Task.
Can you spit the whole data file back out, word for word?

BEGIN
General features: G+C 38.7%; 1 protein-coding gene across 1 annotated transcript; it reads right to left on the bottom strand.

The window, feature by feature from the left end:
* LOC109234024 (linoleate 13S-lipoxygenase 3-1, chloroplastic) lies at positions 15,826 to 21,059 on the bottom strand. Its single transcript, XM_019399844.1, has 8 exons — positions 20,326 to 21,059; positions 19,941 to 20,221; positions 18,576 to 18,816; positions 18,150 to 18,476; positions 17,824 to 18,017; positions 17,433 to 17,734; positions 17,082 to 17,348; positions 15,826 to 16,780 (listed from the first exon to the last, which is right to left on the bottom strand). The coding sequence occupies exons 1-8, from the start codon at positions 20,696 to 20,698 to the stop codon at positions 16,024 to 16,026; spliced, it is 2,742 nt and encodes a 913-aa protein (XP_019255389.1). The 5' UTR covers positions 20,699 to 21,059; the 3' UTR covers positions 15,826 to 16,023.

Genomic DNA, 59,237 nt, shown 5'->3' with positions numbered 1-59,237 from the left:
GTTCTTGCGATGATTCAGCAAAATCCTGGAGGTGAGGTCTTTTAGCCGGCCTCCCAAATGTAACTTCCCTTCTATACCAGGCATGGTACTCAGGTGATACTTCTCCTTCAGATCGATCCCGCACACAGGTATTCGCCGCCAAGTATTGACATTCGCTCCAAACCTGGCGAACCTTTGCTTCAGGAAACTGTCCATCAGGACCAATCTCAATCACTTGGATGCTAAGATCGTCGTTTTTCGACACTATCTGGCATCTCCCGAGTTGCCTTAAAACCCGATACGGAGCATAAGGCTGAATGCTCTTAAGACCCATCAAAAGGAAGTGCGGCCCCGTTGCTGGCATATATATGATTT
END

General features: G+C 38.7%; 1 protein-coding gene across 1 annotated transcript; it reads right to left on the bottom strand.

The window, feature by feature from the left end:
* LOC109234024 (linoleate 13S-lipoxygenase 3-1, chloroplastic) lies at positions 15,826 to 21,059 on the bottom strand. Its single transcript, XM_019399844.1, has 8 exons — positions 20,326 to 21,059; positions 19,941 to 20,221; positions 18,576 to 18,816; positions 18,150 to 18,476; positions 17,824 to 18,017; positions 17,433 to 17,734; positions 17,082 to 17,348; positions 15,826 to 16,780 (listed from the first exon to the last, which is right to left on the bottom strand). The coding sequence occupies exons 1-8, from the start codon at positions 20,696 to 20,698 to the stop codon at positions 16,024 to 16,026; spliced, it is 2,742 nt and encodes a 913-aa protein (XP_019255389.1). The 5' UTR covers positions 20,699 to 21,059; the 3' UTR covers positions 15,826 to 16,023.

Genomic DNA, 59,237 nt, shown 5'->3' with positions numbered 1-59,237 from the left:
GTTCTTGCGATGATTCAGCAAAATCCTGGAGGTGAGGTCTTTTAGCCGGCCTCCCAAATGTAACTTCCCTTCTATACCAGGCATGGTACTCAGGTGATACTTCTCCTTCAGATCGATCCCGCACACAGGTATTCGCCGCCAAGTATTGACATTCGCTCCAAACCTGGCGAACCTTTGCTTCAGGAAACTGTCCATCAGGACCAATCTCAATCACTTGGATGCTAAGATCGTCGTTTTTCGACACTATCTGGCATCTCCCGAGTTGCCTTAAAACCCGATACGGAGCATAAGGCTGAATGCTCTTAAGACCCATCAAAAGGAAGTGCGGCCCCGTTGCTGGCATATATATGATTT